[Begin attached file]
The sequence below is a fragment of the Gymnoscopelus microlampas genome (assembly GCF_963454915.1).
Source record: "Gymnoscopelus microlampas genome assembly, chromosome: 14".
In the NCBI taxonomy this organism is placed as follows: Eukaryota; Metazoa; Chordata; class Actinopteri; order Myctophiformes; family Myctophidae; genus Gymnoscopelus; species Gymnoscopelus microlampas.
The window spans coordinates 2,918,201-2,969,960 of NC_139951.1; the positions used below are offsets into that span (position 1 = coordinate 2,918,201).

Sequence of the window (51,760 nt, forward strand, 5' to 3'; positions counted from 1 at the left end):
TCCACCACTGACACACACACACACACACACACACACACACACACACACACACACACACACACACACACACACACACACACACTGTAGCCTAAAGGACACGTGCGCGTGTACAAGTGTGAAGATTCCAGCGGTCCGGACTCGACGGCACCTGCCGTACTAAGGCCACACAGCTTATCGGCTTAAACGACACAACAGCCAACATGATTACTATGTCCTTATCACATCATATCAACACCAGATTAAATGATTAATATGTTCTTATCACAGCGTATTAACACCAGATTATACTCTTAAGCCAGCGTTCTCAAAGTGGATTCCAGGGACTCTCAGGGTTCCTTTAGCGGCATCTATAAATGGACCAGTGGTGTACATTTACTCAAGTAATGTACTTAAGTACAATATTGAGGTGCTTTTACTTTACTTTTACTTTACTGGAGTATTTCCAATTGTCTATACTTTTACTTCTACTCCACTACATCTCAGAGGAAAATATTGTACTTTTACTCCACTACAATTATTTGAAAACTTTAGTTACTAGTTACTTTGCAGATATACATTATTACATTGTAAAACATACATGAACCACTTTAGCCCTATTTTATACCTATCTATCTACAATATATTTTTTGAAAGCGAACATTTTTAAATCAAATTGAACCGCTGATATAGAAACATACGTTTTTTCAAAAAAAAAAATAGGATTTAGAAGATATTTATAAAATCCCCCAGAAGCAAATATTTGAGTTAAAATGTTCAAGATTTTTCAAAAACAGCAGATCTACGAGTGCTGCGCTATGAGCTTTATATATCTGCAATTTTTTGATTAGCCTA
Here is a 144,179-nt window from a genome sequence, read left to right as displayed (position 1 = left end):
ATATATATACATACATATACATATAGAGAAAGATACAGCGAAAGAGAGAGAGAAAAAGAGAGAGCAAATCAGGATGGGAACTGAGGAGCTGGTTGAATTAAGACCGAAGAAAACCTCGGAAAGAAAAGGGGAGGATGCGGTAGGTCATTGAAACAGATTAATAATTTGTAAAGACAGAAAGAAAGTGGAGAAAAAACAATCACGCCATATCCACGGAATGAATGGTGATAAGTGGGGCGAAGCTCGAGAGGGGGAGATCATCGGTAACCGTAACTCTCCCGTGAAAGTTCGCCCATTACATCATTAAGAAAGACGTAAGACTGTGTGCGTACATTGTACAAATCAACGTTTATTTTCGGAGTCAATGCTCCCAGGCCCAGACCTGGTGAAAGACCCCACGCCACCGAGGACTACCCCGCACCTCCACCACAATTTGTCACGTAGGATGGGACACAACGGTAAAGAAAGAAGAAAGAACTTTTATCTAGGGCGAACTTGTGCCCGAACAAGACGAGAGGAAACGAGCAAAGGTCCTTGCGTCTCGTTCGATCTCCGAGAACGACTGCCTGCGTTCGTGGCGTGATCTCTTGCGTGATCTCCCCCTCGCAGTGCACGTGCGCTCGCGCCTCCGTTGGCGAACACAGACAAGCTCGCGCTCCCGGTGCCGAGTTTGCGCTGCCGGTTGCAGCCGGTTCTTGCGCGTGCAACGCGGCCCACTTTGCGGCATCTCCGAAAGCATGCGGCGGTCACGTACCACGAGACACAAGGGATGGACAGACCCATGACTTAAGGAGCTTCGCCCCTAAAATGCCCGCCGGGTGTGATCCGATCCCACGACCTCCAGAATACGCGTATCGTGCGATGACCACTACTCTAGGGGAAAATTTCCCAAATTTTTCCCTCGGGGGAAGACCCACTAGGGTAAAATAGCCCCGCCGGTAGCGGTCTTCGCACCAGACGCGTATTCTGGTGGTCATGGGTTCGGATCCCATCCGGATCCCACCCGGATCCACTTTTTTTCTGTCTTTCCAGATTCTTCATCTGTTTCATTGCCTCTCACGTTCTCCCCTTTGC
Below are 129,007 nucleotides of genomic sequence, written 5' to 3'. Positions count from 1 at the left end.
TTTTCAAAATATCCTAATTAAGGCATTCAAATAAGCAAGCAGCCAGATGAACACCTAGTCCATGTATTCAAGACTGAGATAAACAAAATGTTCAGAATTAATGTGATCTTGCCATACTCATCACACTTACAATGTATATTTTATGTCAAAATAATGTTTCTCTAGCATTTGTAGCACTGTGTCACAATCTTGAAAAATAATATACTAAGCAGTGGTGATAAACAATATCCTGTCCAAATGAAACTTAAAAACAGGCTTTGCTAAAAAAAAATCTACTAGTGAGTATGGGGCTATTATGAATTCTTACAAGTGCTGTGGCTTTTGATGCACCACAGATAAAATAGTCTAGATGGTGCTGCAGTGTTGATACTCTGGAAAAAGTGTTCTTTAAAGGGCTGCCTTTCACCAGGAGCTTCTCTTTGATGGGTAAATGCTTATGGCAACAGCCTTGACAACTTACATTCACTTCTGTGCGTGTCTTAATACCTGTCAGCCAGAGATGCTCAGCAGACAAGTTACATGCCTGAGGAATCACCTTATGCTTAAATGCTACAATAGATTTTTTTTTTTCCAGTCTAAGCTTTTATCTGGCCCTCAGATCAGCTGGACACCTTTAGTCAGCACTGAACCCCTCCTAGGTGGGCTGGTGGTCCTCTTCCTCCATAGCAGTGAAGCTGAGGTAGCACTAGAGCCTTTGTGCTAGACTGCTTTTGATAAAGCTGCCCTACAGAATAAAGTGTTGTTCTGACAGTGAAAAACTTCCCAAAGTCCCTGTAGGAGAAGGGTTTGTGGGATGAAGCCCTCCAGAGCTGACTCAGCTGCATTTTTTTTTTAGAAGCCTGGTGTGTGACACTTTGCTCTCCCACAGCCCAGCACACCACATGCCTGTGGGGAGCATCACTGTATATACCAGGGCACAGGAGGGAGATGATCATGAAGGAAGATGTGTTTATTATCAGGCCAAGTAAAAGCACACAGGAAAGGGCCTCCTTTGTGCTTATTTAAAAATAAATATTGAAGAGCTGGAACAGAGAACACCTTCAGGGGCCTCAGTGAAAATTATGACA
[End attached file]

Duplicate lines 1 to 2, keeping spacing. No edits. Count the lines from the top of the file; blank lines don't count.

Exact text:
The sequence below is a fragment of the Gymnoscopelus microlampas genome (assembly GCF_963454915.1).
Source record: "Gymnoscopelus microlampas genome assembly, chromosome: 14".